Literary Fiction & the Feature Film
“When the Page Floats Transformed”: Literary Fiction/Feature Film
E. L. George
The limitations on the comparative analysis of literary fiction and the feature film are dominated by the socio-political situation of the two forms and disciplines which examine them. Literary fiction is an elite, privileged form--one which is legitimated by its commitment to an objective of excellence; however that is defined; while the feature film is produced by a commercial industry which is unable to survive without creating a popular audience. . . . The discomfort of the literary critic with popular cultural forms has a long and distinguished history . . . Similarly, film studies’ recognition of its situation as an area which has had to establish its respectability has produced a jealous wariness of the imperialism of other disciplines. . . . So the limited degree of intercourse that occurs between the two disciplines has to deal with suspicions of elitism and imperialism on the one hand, and accusations of ‘trendiness’ on the other.”
“National Fictions: Film, Fiction, and Culture”
I've never been one of those people who compared the book and the movie of the book. That's never interested me because I've always separated them as two very distinct art forms, so I never got mad if the movie wasn't the book, or vice versa. I knew from a very young age that it was impossible to do that. I mean, you're talking about a 300-page novel versus an hour-and-a-half or two-hour movie. It's impossible to convey in a movie the entire experience of a novel, and I always knew that.
–Sherman Alexie, fiction and screen writer
In conventional thought, print fictions and their film adaptations still clash—one considered elite and literary, the other trendy and crass. This course challenges that conventional notion and celebrates both hybrid forms of literature as well as serious literary and cultural critical analyses. We will read print narratives and their film adaptations to test the benefits of analyzing narratives in multiple rather than singular formats, when the printed page “floats transformed.”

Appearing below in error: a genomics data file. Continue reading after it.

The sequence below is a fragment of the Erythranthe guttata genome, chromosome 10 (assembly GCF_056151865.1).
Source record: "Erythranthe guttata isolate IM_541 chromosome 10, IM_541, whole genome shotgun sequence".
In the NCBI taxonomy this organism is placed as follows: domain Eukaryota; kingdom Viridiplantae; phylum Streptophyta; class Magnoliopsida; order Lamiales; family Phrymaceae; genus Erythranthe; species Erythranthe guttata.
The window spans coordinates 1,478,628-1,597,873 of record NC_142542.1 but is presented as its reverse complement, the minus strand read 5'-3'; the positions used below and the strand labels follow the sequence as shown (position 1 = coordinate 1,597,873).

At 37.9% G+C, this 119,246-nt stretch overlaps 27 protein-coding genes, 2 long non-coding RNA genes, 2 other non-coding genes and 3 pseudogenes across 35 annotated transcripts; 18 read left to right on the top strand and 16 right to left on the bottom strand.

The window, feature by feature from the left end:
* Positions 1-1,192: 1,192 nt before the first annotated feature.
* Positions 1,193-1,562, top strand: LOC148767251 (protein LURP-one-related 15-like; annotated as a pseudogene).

Course texts will include a variety of shorter and longer contemporary American print narratives of various genres that have been adapted into film, perhaps Annie Proulx’s “Brokeback Mountain” and Cormac McCarthy’s No Country for Old Men. We will research many scholarly as well as popular book and film reviews and articles from our UW library and other reliable databases.
Course requirements include reading print and film narratives critically, utilizing reader-response and reception theory perspectives; engaging vocally and thoughtfully in weekly active discussions of the print and film texts, including giving reports on reader/viewer responses that may challenge personal and social expectations; engaging in critical and persuasive analyses in spoken and written formats; researching online databases; writing a final, critically-based research 10 – 12 pp. research paper, and presenting a draft form of that research in a simulated (mock) academic conference session (of our class members).